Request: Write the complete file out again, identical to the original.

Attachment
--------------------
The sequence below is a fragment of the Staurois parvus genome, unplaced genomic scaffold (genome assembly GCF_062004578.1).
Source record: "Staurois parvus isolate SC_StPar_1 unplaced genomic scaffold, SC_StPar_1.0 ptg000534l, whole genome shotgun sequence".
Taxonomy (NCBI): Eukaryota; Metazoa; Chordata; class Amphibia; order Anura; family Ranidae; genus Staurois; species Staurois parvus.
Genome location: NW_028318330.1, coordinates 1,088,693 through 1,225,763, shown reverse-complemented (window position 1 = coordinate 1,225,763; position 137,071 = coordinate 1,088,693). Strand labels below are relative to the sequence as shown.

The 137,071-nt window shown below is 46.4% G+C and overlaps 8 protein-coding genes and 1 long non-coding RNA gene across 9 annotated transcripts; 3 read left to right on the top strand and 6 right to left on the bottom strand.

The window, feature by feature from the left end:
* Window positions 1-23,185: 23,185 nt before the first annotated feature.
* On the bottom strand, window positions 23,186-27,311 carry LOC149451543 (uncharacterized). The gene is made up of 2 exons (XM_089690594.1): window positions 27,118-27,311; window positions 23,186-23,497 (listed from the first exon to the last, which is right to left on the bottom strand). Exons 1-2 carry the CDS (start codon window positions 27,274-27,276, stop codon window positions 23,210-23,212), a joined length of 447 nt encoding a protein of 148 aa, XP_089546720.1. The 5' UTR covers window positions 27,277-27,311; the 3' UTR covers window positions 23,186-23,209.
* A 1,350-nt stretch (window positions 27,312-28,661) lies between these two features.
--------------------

The sequence below is a fragment of the Staurois parvus genome, unplaced genomic scaffold (genome assembly GCF_062004578.1).
Source record: "Staurois parvus isolate SC_StPar_1 unplaced genomic scaffold, SC_StPar_1.0 ptg000534l, whole genome shotgun sequence".
Taxonomy (NCBI): Eukaryota; Metazoa; Chordata; class Amphibia; order Anura; family Ranidae; genus Staurois; species Staurois parvus.
Genome location: NW_028318330.1, coordinates 1,088,693 through 1,225,763, shown reverse-complemented (window position 1 = coordinate 1,225,763; position 137,071 = coordinate 1,088,693). Strand labels below are relative to the sequence as shown.

The 137,071-nt window shown below is 46.4% G+C and overlaps 8 protein-coding genes and 1 long non-coding RNA gene across 9 annotated transcripts; 3 read left to right on the top strand and 6 right to left on the bottom strand.

The window, feature by feature from the left end:
* Window positions 1-23,185: 23,185 nt before the first annotated feature.
* On the bottom strand, window positions 23,186-27,311 carry LOC149451543 (uncharacterized). The gene is made up of 2 exons (XM_089690594.1): window positions 27,118-27,311; window positions 23,186-23,497 (listed from the first exon to the last, which is right to left on the bottom strand). Exons 1-2 carry the CDS (start codon window positions 27,274-27,276, stop codon window positions 23,210-23,212), a joined length of 447 nt encoding a protein of 148 aa, XP_089546720.1. The 5' UTR covers window positions 27,277-27,311; the 3' UTR covers window positions 23,186-23,209.
* A 1,350-nt stretch (window positions 27,312-28,661) lies between these two features.